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Tashkent

History

Tashkent’s earliest incarnation might have been as the settlement of Ming-Uruk (Thousand Apricot Trees) in the 2nd or 1st century BC. By the time the Arabs took it in AD 751 it was a major caravan crossroads. It was given the name Toshkent (Tashkent, ‘City of Stone’ in Turkic) in about the 11th century.

The Khorezmshahs and Jenghiz Khan stubbed out Tashkent in the early 13th century, although it slowly recovered under the Mongols and then under Timur and grew more prosperous under the Shaybanids in the late 15th and 16th centuries.

The khan of Kokand annexed Tashkent in 1809. In 1865, as the Emir of Bukhara was preparing to snatch it away, the Russians under General Mikhail Grigorevich Chernyayev beat him to it, against the orders of the tsar and despite being outnumbered 15 to one. They found a proud town, enclosed by a 25km-long wall with 11 gates (of which not a trace remains today).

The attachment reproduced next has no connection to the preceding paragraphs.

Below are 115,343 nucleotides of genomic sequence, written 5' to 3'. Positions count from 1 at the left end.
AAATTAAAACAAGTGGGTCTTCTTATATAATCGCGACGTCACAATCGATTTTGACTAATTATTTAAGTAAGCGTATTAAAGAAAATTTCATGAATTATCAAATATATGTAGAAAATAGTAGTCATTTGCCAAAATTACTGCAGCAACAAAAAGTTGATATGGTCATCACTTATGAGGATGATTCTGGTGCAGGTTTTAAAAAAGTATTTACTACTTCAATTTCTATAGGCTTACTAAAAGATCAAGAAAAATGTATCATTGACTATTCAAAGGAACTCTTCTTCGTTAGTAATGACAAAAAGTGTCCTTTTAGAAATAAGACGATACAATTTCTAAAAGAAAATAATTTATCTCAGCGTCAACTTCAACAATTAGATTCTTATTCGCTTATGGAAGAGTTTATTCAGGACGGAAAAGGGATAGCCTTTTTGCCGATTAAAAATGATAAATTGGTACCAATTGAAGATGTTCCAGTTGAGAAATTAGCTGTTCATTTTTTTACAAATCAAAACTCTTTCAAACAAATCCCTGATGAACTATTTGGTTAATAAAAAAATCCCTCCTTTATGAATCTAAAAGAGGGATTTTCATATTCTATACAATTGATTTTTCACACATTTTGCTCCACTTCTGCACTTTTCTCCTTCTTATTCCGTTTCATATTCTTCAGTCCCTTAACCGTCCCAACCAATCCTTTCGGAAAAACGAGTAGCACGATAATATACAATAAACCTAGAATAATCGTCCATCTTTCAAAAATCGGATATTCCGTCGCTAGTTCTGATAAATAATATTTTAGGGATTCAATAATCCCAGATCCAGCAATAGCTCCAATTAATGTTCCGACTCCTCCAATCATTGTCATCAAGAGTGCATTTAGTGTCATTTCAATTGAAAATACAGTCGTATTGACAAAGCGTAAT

The newly installed Governor General Konstantin Kaufman was to gradually widen the imperial net around the other Central Asian khanates. Tashkent also became the tsarists’ (and later the Soviets’) main centre for espionage in Asia, during the protracted imperial rivalry with Britain known as the Great Game.

Tashkent became the capital of the Turkestan Autonomous SSR, declared in 1918. When this was further split, the capital of the new Uzbek Autonomous SSR became Samarkand. In 1930, this status was restored to Tashkent.

Physically, Tashkent was changed forever on 25 April 1966, when a massive earthquake levelled vast areas of the town and left 300, 000 people homeless. Soviet historians made much of the battalions of ‘fraternal peoples’ and eager urban planners who came from around the Soviet Union to help with reconstruction.

But when Moscow later announced it would give 20% of the newly built apartments to these (mainly Russian) volunteers and invite them to stay, local resentment boiled over in street brawls between Uzbeks and Russians in the so-called Pakhtakor Incident of May 1969.

Security in the city, particularly in the metro stations, has been high since February 1999 when six car bombs killed 16 and injured more than 120. The blasts were attributed by the government to Islamic extremists, but it will probably never be known who wasresponsible.